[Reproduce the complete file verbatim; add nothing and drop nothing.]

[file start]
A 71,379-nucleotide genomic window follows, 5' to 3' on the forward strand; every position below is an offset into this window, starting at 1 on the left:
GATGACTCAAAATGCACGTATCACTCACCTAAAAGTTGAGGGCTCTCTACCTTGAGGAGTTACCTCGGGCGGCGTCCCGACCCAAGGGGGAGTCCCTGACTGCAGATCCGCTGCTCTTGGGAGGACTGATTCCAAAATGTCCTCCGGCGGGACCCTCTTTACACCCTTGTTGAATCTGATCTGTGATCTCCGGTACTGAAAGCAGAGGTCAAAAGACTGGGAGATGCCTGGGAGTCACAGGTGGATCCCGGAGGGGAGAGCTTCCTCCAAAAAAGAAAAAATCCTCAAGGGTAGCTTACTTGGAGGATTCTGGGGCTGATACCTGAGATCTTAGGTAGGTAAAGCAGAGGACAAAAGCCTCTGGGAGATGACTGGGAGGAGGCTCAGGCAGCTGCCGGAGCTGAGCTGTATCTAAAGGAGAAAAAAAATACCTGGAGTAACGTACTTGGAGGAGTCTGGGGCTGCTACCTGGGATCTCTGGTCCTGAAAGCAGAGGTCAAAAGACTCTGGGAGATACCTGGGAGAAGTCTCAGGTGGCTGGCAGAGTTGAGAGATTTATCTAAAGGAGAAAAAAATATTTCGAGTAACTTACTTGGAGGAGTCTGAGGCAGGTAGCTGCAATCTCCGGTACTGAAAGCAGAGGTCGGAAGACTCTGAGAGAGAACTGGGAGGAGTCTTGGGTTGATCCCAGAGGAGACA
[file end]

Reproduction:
A 71,379-nucleotide genomic window follows, 5' to 3' on the forward strand; every position below is an offset into this window, starting at 1 on the left:
GATGACTCAAAATGCACGTATCACTCACCTAAAAGTTGAGGGCTCTCTACCTTGAGGAGTTACCTCGGGCGGCGTCCCGACCCAAGGGGGAGTCCCTGACTGCAGATCCGCTGCTCTTGGGAGGACTGATTCCAAAATGTCCTCCGGCGGGACCCTCTTTACACCCTTGTTGAATCTGATCTGTGATCTCCGGTACTGAAAGCAGAGGTCAAAAGACTGGGAGATGCCTGGGAGTCACAGGTGGATCCCGGAGGGGAGAGCTTCCTCCAAAAAAGAAAAAATCCTCAAGGGTAGCTTACTTGGAGGATTCTGGGGCTGATACCTGAGATCTTAGGTAGGTAAAGCAGAGGACAAAAGCCTCTGGGAGATGACTGGGAGGAGGCTCAGGCAGCTGCCGGAGCTGAGCTGTATCTAAAGGAGAAAAAAAATACCTGGAGTAACGTACTTGGAGGAGTCTGGGGCTGCTACCTGGGATCTCTGGTCCTGAAAGCAGAGGTCAAAAGACTCTGGGAGATACCTGGGAGAAGTCTCAGGTGGCTGGCAGAGTTGAGAGATTTATCTAAAGGAGAAAAAAATATTTCGAGTAACTTACTTGGAGGAGTCTGAGGCAGGTAGCTGCAATCTCCGGTACTGAAAGCAGAGGTCGGAAGACTCTGAGAGAGAACTGGGAGGAGTCTTGGGTTGATCCCAGAGGAGACA